But wait a minute. If EnforceConstraints is set to true this won’t work. The lack of data in the other tables the Employee table has a DataRelation with will cause the contraints to fail. Not quite so. The DataSetManager knows about the schema and therefor knows about these relations too. It examines the content of the passed dataset and dissables these contraints that ‘point’ to empty tables. If you pass in a dataset with its EnforceConstraints set to false, the DataSetManager does nothing.

// find all Orders for the first Employee
Northwind.EmployeesRow employee = dataSet.Employees[0];
mgr.Expand(dataSet, employee, DataSetManager.FindRelation(dataSet.Employees, dataSet.Orders));

We retrieve a reference to an Employee and ask the DataSetManager to expand for this Employee instance (DataRow) using the relation between Employees and Orders. We use a helper method to find the DataRelation between these tables. Again the order data concerning the employee is placed in the passed dataset.

// change some data
employee.Notes = String.Format("Handled {0} orders.", dataSet.Orders.Count);
// update all changes made to the dataset
mgr.Update(dataSet);

Now we change some data in the dataset (on the employee) and ask the DataSetManager to persist the changes back to the database. Using the standard DataSet.GetChanges method and using a DataAdapter the empoyee is updated in the database.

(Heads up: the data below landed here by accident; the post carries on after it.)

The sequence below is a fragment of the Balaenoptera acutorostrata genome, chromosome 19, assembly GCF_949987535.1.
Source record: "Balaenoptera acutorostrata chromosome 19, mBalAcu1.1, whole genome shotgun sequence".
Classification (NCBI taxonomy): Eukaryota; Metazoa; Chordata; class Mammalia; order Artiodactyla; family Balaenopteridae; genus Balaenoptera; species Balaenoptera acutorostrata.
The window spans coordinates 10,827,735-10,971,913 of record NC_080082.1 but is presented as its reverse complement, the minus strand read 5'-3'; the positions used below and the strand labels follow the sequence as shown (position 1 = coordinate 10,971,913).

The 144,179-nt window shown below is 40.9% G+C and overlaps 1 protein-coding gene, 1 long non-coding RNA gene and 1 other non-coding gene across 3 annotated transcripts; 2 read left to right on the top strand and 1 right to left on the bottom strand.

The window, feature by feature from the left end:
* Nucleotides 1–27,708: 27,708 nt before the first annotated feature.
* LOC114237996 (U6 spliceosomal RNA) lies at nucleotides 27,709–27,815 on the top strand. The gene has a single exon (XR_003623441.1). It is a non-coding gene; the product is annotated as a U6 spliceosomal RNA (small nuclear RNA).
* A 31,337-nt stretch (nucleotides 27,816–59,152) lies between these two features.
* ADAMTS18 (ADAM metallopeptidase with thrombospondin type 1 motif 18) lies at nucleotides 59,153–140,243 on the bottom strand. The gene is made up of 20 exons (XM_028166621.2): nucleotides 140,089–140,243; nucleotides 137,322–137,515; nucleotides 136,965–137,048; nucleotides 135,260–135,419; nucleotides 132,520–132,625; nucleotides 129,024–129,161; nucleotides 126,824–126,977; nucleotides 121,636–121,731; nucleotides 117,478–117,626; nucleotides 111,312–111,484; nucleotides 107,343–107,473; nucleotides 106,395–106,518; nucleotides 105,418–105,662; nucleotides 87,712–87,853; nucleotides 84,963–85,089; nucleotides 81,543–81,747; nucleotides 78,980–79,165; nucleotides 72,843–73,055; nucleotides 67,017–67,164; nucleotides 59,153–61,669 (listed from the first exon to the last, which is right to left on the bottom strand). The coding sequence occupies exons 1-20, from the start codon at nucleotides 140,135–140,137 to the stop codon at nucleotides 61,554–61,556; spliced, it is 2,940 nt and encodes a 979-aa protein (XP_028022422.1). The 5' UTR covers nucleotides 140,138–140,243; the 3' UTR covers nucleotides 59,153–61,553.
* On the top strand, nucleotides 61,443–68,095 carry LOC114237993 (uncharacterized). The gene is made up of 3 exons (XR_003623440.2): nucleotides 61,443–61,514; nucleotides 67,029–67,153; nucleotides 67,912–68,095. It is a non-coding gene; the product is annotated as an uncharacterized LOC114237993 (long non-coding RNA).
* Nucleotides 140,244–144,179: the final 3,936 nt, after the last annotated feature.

These are the method (overloads) the DataSetManager supports:

public DataSet DataModel{get;}
public void CreateDataModel(DataSet dataModel, string
connectionString)
public int
Fill(DataSet dataSet)
public int
Fill(DataSet dataSet, DataTable table)
public int
Fill(DataSet dataSet, DataRelation relation)
public int
Expand(DataSet dataSet, DataTable table)
public int
Expand(DataSet dataSet, DataRow row)
public int
Expand(DataSet dataSet, DataRelation relation)
public int
Expand(DataSet dataSet, DataRow row, DataRelation relation)
public int
Update(DataSet dataSet)
public int Update(DataTable table)

This prototype was written using .NET 1.1 and therefor no generics are used. But in a future version this would certainly be an option for added type safety. One thing thats missing from this prototype is where-clauses. This is one of the problems i’m still wresteling with. How would you express filter criteria using application entities? I’ve considered Query by example but abandoned that path. The problem with QbE is that you would introduce yet another instance of the application typed DataSet used for holding the filter criteria. And the other problem is that complex filters are difficult to express using QbE. The only other option would be to define yet another proprietary object model for expressing filter criteria.

Also notice that this is no OR-mapper (yet). Its just a really intuitive way to work with your application data. The OR-bit would map back and forth between your application typed DataSet and your (domain) objects. The real power of OR-mappers is not in the mapping part but in the data access layer.

So I would really like to hear your comments, suggestions and objections and if you want to see the DataSetManager internals drop me a line at obiwanjacobi@nospam_hotmail.com (remove the nospam_ ;-).

  1. One thought on “DataSet Manager

    Hi,
    I contacted Duong by mail and suggested to use a dummy record for cyclic dependencies. The topological sort the DataSetManager prototype uses to determine the order of updates/inserts does not work for cyclic dependencies.

    The dummy record is deleted when all records are changed in the cyclic dependency and the foreign key to the dummy re-routed to the intended key value. Be sure to use a transaction to be able to roll back in case of errors.